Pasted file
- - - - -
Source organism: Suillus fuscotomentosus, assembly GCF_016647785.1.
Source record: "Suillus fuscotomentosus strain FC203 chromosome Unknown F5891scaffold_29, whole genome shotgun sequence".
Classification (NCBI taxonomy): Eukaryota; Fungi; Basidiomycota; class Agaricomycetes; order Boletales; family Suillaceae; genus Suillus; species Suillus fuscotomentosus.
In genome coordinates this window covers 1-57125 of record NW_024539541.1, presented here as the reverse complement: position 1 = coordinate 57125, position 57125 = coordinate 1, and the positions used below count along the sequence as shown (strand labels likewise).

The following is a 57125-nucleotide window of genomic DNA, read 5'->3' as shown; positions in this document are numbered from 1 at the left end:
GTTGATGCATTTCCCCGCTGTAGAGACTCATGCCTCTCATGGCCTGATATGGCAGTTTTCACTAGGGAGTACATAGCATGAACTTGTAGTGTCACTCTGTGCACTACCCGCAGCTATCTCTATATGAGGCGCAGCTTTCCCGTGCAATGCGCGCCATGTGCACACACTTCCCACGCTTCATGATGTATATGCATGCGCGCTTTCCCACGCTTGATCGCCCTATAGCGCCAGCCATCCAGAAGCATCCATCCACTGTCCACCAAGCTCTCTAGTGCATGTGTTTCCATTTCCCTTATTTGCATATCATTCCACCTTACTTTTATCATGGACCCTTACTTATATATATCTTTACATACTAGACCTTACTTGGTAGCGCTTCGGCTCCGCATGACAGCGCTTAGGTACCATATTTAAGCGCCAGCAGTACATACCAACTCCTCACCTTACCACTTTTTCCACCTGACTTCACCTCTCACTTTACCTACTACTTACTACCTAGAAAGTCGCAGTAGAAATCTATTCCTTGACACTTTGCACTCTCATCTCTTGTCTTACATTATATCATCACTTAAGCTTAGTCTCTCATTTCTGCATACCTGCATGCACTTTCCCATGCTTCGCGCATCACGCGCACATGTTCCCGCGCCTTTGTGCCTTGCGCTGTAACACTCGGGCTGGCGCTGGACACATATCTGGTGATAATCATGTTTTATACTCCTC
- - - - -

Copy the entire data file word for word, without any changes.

Source organism: Suillus fuscotomentosus, assembly GCF_016647785.1.
Source record: "Suillus fuscotomentosus strain FC203 chromosome Unknown F5891scaffold_29, whole genome shotgun sequence".
Classification (NCBI taxonomy): Eukaryota; Fungi; Basidiomycota; class Agaricomycetes; order Boletales; family Suillaceae; genus Suillus; species Suillus fuscotomentosus.
In genome coordinates this window covers 1-57125 of record NW_024539541.1, presented here as the reverse complement: position 1 = coordinate 57125, position 57125 = coordinate 1, and the positions used below count along the sequence as shown (strand labels likewise).

The following is a 57125-nucleotide window of genomic DNA, read 5'->3' as shown; positions in this document are numbered from 1 at the left end:
GTTGATGCATTTCCCCGCTGTAGAGACTCATGCCTCTCATGGCCTGATATGGCAGTTTTCACTAGGGAGTACATAGCATGAACTTGTAGTGTCACTCTGTGCACTACCCGCAGCTATCTCTATATGAGGCGCAGCTTTCCCGTGCAATGCGCGCCATGTGCACACACTTCCCACGCTTCATGATGTATATGCATGCGCGCTTTCCCACGCTTGATCGCCCTATAGCGCCAGCCATCCAGAAGCATCCATCCACTGTCCACCAAGCTCTCTAGTGCATGTGTTTCCATTTCCCTTATTTGCATATCATTCCACCTTACTTTTATCATGGACCCTTACTTATATATATCTTTACATACTAGACCTTACTTGGTAGCGCTTCGGCTCCGCATGACAGCGCTTAGGTACCATATTTAAGCGCCAGCAGTACATACCAACTCCTCACCTTACCACTTTTTCCACCTGACTTCACCTCTCACTTTACCTACTACTTACTACCTAGAAAGTCGCAGTAGAAATCTATTCCTTGACACTTTGCACTCTCATCTCTTGTCTTACATTATATCATCACTTAAGCTTAGTCTCTCATTTCTGCATACCTGCATGCACTTTCCCATGCTTCGCGCATCACGCGCACATGTTCCCGCGCCTTTGTGCCTTGCGCTGTAACACTCGGGCTGGCGCTGGACACATATCTGGTGATAATCATGTTTTATACTCCTC